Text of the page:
The fitness industry has changed a lot over the last decade. People are told not only how they should exercise, but what they should eat. Professional bodybuilders, and the regular exercisers looking to build a bit of muscle, are perhaps the most affected by this. If you want to make gains in lean muscle tissue in this day and age, a healthy diet isn’t enough. You need sports supplements (apparently).
Bodybuilders -well, all types of athletes- and regular exercisers require more protein than the average Joe; no one is going to argue this point because it’s common knowledge. But since when did consuming protein in the form of a heavily processed powder become necessary?
I know a guy (a big guy). He trains at the gym 5 times per week, week in week out. On top of a decent diet, he consumes a kilogram tub of protein powder each week. He also uses supplemental pills, which provide him with extra vitamins, minerals and amino-acids. He calls it a “muscle building cocktail.”
I once plucked up the courage to ask the big guy why he was pumping so much stuff into his body, to which he enthusiastically said: “I need it to provide me with strength and power so I can lift heavier and make more gains.” This puzzled me, though. He seemed to be under the impression that he couldn’t achieve the physique he wanted without using these supplements. Instead of eating a few more chicken breasts throughout the week, he was drinking protein shakes.
Supplements (protein powders and bars in particular) are convenient. Sometimes you don’t have time to prepare a meal, so what’s the harm in mixing some strawberry flavoured powder with 300ml of milk every now and then? What I find disturbing is the fact that there is now a culture where people are made to think that they NEED supplements no matter what. It’s simply not true.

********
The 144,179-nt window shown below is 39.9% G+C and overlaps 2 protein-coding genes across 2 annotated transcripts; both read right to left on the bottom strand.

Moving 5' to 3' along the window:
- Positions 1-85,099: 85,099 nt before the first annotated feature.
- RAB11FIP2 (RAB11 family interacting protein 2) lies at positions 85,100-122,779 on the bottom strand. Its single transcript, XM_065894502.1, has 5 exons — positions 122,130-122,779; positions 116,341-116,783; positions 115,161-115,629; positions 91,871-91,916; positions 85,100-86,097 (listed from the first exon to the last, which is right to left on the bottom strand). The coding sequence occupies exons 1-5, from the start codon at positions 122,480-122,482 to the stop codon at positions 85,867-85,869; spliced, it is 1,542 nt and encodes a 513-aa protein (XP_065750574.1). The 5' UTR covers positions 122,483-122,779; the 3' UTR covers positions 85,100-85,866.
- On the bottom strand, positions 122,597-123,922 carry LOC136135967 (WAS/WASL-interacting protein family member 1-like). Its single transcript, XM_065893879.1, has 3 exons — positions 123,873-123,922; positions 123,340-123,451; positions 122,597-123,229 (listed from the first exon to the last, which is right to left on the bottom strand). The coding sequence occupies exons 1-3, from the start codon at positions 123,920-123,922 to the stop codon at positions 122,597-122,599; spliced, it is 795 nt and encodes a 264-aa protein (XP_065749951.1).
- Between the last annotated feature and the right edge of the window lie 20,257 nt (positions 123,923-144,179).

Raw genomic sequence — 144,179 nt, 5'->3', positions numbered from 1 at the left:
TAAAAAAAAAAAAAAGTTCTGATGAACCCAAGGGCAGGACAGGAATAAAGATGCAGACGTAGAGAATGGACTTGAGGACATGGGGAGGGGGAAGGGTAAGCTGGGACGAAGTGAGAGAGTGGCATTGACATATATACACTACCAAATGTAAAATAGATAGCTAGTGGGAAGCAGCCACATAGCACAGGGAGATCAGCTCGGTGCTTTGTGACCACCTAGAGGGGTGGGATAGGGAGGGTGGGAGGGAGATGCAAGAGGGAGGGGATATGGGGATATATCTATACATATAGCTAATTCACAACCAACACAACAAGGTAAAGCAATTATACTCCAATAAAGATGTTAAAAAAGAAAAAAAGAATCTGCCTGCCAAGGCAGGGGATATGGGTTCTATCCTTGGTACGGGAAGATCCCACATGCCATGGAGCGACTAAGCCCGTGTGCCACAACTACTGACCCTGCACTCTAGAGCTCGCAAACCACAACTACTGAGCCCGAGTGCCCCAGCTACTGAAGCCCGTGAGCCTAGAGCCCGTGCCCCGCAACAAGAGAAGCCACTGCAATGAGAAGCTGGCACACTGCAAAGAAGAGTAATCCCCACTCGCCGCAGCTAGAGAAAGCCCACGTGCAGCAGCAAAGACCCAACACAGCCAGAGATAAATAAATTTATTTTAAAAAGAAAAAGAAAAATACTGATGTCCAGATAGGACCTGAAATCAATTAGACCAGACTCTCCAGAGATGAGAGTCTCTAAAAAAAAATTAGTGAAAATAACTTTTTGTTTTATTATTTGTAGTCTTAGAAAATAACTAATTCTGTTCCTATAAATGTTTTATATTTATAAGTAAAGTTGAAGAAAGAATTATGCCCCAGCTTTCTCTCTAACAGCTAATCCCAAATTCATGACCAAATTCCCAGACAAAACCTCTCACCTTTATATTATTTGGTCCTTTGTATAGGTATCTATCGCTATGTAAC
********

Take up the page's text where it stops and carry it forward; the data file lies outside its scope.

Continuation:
Look through a fitness magazine and you’re bombarded with adverts every three pages or so. The adverts are there to promote the latest supplements, promising you a grade-A physique, just like the chiseled men and women in the pictures. “Make huge gains in lean muscle, fast!”…”The fat around your gut will melt off!”…”Use X-Rated Mega Protein for more gains in strength and power!”
The claims made by these companies are just absurd. Fruit and vegetables are full of nutrients, vitamins and minerals. So why do you need to supplement them? Lean meat (such as chicken), fish and Quorn (if you’re a veggie) are packed full of protein. Eggs for breakfast, chicken or fish for dinner, and nuts for a snack will provide you with all you need. Do you really need a powder to reach your protein requirements?
My advice to anyone looking to use sports supplements is to determine whether or not you actually need them first (you don’t). Try not to get sucked in by the promises the adverts give you; consuming a 50g bar of mush, or a 30g scoop of mysterious manufactured powder won’t make your progress any more real than a healthy chunk of meat.